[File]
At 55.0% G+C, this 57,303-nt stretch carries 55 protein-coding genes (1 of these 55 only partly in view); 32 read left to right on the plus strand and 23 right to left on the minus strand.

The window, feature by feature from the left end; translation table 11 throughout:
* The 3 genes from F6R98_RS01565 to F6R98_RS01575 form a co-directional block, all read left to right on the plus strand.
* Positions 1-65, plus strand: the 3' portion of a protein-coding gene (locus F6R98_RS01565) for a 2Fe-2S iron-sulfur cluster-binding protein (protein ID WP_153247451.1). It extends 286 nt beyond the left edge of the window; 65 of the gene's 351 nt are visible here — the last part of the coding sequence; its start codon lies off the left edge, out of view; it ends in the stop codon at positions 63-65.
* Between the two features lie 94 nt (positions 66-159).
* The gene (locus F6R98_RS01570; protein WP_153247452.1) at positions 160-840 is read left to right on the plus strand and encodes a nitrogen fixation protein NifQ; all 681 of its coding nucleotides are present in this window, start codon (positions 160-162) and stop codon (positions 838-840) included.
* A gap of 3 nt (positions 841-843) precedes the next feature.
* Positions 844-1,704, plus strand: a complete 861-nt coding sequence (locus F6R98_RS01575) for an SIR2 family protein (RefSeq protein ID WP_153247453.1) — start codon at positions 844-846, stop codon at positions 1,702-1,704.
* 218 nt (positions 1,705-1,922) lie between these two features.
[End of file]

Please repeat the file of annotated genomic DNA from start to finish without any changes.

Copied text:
At 55.0% G+C, this 57,303-nt stretch carries 55 protein-coding genes (1 of these 55 only partly in view); 32 read left to right on the plus strand and 23 right to left on the minus strand.

The window, feature by feature from the left end; translation table 11 throughout:
* The 3 genes from F6R98_RS01565 to F6R98_RS01575 form a co-directional block, all read left to right on the plus strand.
* Positions 1-65, plus strand: the 3' portion of a protein-coding gene (locus F6R98_RS01565) for a 2Fe-2S iron-sulfur cluster-binding protein (protein ID WP_153247451.1). It extends 286 nt beyond the left edge of the window; 65 of the gene's 351 nt are visible here — the last part of the coding sequence; its start codon lies off the left edge, out of view; it ends in the stop codon at positions 63-65.
* Between the two features lie 94 nt (positions 66-159).
* The gene (locus F6R98_RS01570; protein WP_153247452.1) at positions 160-840 is read left to right on the plus strand and encodes a nitrogen fixation protein NifQ; all 681 of its coding nucleotides are present in this window, start codon (positions 160-162) and stop codon (positions 838-840) included.
* A gap of 3 nt (positions 841-843) precedes the next feature.
* Positions 844-1,704, plus strand: a complete 861-nt coding sequence (locus F6R98_RS01575) for an SIR2 family protein (RefSeq protein ID WP_153247453.1) — start codon at positions 844-846, stop codon at positions 1,702-1,704.
* 218 nt (positions 1,705-1,922) lie between these two features.